Monday, December 24, 2007

A Crib for the Bambinello

Visits to traditional presepi (nativity scenes) around Umbria fill many an afternoon and evening during the holidays. According to legend, it was an Umbrian, St Francis of Assisi, who inspired the creation of presepi in 1223 as a way to celebrate the birth of Christ. Some presepi are live action, featuring local newborns, donkeys and costumed villagers; others are life-sized exhibitions placed in hidden corners of narrow cobbled streets and tiny piazzas, such as in the town of Corciano. Still others are museum quality shows of religious art.

Our favorite in the presepe vivente (live action) category is Marcellano, a tiny medieval village near our house, where the whole town turns into old Bethlehem. We arrive just at dusk and wander past ancient churches and synagogues, costumed blacksmiths and bakers, stopping to buy a cake made in the old way. Just as night falls, Mary and Joseph appear with a donkey and begin their journey, stopping at doorways to ask for a room for the night; all the while Roman soldiers loiter about, looking sinister. Finally, as we stand in the crush along the walkway that edges the town, we see the holy couple enter the stone road leading down into a shallow valley. In the lantern light, we crane our necks to watch as they head slowly down the hill. Eventually, Mary and Joseph settle into the open stable. Minutes pass. It is now very dark. We stamp our feet in the cold. The crowd is still, then stirs. Oohs. Aahs. The baby Jesus has appeared in the crib far below and the three wise men have arrived at the top, riding their donkeys, richly dressed and carrying presents. Above them, a big, lighted star appears, sporting a long tail. As they progress down the hill, the star leads the way, sliding down a long wire, to show the path to the stable. We are thrilled and moved, standing for a few moments in the dark, the only light coming from the glowing star above the candlelit stable. We make our way down to view the live tableau, then go home to hot buttered rum and a blazing fire.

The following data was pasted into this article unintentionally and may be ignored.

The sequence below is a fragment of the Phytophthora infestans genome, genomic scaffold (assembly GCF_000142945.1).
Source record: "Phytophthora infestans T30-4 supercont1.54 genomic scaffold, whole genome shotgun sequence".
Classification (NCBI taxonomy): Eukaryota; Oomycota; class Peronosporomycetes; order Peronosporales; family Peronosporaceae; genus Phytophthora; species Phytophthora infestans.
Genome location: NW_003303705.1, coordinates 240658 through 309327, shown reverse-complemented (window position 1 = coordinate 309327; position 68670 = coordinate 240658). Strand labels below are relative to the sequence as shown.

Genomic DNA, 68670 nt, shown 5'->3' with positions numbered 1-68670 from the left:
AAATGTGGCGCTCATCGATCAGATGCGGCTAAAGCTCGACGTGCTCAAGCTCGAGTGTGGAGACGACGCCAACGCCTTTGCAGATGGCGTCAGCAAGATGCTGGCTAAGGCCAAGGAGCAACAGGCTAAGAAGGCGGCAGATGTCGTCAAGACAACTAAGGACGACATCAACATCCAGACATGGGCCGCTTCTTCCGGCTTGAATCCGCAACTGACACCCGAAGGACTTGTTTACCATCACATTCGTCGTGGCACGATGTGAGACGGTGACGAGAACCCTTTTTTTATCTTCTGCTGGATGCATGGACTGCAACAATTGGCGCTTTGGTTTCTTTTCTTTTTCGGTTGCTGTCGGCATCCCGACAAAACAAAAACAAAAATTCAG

A few miles away in Massa Martana is the Presepi d'Italia exhibition of 150 creches made by artists from around Italy. A stopover for Romans traveling the Via Flaminia, which was built in 220 BC, Massa Martana became Christian as early as the first century AD. The center of this ancient town is different from many of the Umbrian hill towns because, instead of gray stone, the buildings are beautifully colored stucco -- deep red, butter yellow, salmon pink, pale green. In the main church, there are two nativity scenes, both with empty cribs on December 23. The baby Jesus, the bambinello, hasn't yet been born and will be tucked in his bed only at midnight on December 24.

The presepi exhibition is open between December 24 and January 6, located in various locations around the historic center. There are tiny carved wood nativities and a room-sized ice sculpture, complete with snow. There are paper presepi, presepi created from nuts and bolts, from popcorn, from crystal, and stone; there are presepi in miniature castles, within whole villages, in simulated mountains.

Tonight, December 24, we will go to Todi to visit the presepi in the restored Roman cisterns under the main piazza. The piazza is one of the most beautiful medieval squares in Italy, lined by the duomo (cathedral) and four palaces, and highlighted this season by a spectacular Christmas tree.
copyright Sharri Whiting Umbria Bella 2007

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